So it was two and half weeks before my due date that I was induced. I had an appointment early afternoon where my midwife swept my membranes. (Don't ask what that is, because I really don't know.) It was uncomfortable and I actually felt contractions start immediately. She said that might happen. Then I went home to clean the house before heading into the hospital for my actual induction. All afternoon I had light contractions while I cleaned like a crazy person.

At 5pm Andy and I checked into the hospital and I was given Cervadil. I had already been having contractions, but the Cervadil was supposed to ease me into labor even more. That night I slept a few hours through light contractions. I woke around 5am pumped full of adrenaline because I knew we were going to have a baby that day. Unfortunately, my contractions were still very light, so they left the Cervadil in for another 6 hours. Since my labor was light we decided to let a few visitors stop by. We joked about painful labor and had a pretty good time despite my contractions slowly getting stronger. Once all the visitors had left, Andy and I decided to walk laps. We walked and walked and walked around the labor unit! This helped and definitely brought on stronger contractions to the point where I would have to stop walking, grasp the railing on the wall, and moan my way through the contraction. It was quite dramatic!


Around 4pm we went back to the laboring room because walking was too exhausting for me. At that point I bounced on a ball, rolled around the bed, moaned like a banshee, vomited, cried, rolled around the bed some more, and finally I got into the whirlpool. The whirlpool was pure bliss. I was able to relax, but unfortunately that just made my contractions come on even stronger. After an hour they forced me out of the whirlpool to check my progress. I was butt naked, dripping wet, shaking, crying, and moan-yelling. I was a complete mess!! When they checked me I was 6cm...only 6cm after 24 hours. This came as a huge disappointment to me, as I was in the most miserable pain I had ever been in.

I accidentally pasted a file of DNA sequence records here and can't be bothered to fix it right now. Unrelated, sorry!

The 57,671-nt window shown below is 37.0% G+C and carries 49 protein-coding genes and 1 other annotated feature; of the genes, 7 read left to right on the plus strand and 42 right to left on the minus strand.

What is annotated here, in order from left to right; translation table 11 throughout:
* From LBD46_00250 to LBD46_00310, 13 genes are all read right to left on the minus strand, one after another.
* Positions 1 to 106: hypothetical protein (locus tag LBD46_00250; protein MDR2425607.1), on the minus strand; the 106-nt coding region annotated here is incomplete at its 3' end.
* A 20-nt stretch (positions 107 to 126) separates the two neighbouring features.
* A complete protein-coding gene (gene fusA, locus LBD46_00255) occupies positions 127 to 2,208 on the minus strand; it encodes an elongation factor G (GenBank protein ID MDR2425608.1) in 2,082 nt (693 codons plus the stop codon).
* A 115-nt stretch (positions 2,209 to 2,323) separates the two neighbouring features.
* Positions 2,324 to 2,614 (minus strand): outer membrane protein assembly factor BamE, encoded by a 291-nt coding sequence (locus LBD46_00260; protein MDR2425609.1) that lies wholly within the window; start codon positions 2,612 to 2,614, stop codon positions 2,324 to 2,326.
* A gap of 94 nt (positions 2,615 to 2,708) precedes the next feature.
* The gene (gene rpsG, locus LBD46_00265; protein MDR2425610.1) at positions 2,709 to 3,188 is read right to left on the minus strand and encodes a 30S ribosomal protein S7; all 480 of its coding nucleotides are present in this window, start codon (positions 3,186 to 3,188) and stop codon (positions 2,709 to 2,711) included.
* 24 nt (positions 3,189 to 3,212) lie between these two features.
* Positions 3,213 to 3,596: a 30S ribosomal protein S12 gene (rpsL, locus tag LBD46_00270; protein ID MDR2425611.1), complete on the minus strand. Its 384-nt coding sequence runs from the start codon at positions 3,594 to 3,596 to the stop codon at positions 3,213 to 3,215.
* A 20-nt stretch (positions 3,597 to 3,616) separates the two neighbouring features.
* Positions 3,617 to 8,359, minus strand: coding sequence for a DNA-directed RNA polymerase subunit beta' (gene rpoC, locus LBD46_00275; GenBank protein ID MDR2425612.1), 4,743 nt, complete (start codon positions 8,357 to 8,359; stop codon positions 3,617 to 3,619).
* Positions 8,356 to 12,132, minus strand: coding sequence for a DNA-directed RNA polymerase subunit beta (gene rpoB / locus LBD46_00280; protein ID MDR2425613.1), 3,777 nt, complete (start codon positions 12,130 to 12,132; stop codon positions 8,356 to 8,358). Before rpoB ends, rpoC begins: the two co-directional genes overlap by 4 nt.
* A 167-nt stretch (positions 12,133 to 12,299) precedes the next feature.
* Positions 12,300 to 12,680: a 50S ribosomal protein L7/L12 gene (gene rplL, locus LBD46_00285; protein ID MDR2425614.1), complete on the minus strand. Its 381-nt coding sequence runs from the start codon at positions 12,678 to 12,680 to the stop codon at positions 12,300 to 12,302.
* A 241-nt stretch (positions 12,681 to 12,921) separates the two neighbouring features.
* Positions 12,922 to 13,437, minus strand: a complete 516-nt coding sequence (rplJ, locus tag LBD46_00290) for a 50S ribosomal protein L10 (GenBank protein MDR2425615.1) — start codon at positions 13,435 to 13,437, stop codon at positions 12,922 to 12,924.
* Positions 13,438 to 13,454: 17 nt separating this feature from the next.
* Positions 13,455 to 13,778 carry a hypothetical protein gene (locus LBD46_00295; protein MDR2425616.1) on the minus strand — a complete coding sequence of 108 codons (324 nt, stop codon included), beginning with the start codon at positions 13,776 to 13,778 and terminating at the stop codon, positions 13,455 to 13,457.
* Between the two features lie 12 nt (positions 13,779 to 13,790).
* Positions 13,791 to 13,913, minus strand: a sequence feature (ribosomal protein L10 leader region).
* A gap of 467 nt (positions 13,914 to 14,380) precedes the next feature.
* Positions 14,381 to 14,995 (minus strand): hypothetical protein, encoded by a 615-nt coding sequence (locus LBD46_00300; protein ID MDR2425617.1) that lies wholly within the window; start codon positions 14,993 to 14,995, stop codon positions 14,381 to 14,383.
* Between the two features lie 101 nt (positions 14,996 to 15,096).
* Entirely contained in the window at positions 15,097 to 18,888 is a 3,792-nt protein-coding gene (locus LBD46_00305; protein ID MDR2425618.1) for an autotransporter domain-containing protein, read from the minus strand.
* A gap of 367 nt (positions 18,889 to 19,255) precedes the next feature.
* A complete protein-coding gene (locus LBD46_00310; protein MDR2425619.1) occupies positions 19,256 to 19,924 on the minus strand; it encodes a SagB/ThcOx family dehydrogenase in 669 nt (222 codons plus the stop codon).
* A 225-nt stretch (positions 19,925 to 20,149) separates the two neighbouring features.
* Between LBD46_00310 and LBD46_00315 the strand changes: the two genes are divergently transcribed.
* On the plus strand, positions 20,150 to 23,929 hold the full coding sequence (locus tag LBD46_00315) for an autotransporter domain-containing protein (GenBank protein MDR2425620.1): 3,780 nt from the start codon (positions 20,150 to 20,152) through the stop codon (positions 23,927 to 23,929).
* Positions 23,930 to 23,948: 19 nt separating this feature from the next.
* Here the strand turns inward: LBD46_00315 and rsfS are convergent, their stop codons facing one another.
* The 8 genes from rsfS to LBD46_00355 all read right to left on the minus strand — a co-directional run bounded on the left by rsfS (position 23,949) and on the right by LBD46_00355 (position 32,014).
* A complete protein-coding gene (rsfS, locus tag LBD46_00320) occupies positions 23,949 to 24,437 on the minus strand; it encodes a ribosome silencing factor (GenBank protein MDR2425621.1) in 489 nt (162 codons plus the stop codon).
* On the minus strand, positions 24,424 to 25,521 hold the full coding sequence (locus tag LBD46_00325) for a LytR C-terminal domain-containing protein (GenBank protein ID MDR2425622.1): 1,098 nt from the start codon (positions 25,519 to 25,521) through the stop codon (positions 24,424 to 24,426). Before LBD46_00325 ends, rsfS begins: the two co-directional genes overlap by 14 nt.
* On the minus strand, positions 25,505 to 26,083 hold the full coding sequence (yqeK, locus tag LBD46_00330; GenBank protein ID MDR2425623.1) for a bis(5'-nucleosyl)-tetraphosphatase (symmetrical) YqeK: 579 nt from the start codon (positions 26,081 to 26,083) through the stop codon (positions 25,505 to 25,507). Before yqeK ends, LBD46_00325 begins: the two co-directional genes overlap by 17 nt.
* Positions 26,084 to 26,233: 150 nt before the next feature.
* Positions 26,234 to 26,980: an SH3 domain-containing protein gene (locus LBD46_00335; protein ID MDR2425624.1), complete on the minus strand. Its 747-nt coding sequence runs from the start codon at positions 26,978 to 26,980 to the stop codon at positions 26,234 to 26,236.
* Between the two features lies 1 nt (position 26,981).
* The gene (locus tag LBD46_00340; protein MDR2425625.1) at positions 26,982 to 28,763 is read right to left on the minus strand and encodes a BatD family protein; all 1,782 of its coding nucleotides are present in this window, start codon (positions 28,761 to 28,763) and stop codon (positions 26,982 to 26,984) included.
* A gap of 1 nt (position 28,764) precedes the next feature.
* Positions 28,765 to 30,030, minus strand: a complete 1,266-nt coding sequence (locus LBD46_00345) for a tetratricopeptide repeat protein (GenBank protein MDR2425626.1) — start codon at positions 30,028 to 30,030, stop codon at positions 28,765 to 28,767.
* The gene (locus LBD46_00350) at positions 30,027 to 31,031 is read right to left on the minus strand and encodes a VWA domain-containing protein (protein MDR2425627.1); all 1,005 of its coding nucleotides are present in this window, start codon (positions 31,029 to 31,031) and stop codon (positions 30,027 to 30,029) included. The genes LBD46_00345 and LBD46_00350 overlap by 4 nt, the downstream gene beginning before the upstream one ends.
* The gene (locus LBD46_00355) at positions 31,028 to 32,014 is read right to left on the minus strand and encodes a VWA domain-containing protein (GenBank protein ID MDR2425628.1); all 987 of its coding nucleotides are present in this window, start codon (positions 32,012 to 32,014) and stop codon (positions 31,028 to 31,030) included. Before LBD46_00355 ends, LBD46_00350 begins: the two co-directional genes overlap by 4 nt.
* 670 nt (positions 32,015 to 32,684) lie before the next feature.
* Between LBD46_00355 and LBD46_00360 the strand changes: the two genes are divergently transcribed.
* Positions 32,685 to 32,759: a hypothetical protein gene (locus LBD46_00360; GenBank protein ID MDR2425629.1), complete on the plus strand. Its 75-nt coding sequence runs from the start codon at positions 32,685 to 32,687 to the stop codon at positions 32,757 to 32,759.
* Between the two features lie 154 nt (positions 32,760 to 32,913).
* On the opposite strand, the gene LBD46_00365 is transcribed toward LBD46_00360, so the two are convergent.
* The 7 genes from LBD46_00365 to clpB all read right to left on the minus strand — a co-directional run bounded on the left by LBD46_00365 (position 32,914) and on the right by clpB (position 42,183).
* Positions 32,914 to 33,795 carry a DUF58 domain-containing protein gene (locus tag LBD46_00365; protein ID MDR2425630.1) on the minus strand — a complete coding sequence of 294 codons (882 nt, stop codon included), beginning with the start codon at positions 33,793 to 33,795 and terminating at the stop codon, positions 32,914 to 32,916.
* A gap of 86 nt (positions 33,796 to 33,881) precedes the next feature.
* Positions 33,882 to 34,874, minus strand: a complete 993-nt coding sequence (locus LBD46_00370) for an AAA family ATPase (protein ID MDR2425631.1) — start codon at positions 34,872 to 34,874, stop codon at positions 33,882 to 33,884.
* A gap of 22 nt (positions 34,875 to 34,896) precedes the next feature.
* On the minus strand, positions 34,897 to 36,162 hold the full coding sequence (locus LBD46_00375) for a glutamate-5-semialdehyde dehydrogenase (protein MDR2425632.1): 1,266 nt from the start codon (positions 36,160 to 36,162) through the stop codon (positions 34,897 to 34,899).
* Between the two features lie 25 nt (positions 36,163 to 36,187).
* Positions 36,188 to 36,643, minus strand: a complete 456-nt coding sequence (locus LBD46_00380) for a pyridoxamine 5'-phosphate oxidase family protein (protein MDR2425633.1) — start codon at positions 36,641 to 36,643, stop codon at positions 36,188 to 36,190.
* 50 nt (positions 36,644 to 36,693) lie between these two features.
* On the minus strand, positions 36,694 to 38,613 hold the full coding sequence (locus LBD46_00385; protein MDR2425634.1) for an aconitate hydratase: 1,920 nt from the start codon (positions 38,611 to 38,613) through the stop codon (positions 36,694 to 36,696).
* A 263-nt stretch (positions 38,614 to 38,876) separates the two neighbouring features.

Andy thought this was funny and texted it to all of our friends...he didn't mention it until after I gave birth. (shame on him!)
 
Despite not wanting to get an epidural, I was at my wits end. On a pain scale of 1-10 I was a 12! I didn't know that kind of pain even existed. The pain was so bad that I was shaking uncontrollably and felt like I had zero control of myself. Through shaking and yell-moaning from pain I demanded an epidural. They said the anesthesiologist was with another patient and couldn't come for another 15-20 minutes. That was unacceptable to me. I told the nurse I would die if I had to wait that long, so she hooked me up to IV pain meds. The IV helped, though I just felt like I was high and in pain at the same time...definitely a strange experience.

A funny picture we took while friends were visiting, before my contractions were bad.
Around 6pm the anesthesiologist came in and politely explained the procedure to me while I balled my eyes out and vomited again. I was in immense pain, but I was also scared of getting an epidural. After some more drama from me, I finally sat still and got the epidural. It was a piece of cake and I really didn't feel anything. Very quickly my body numbed, the pain went away, and a feeling of peace flooded my exhausted body. It was like night and day. I fell into a deep sleep. Around 8pm I was 8cm dilated so they broke my water...I didn't feel a thing. Though apparently I pooped myself, lovely. I slept for a few more hours and around 10:45pm I woke up to the midwife checking my progress and saying, "Ohh, you are having this baby right now!"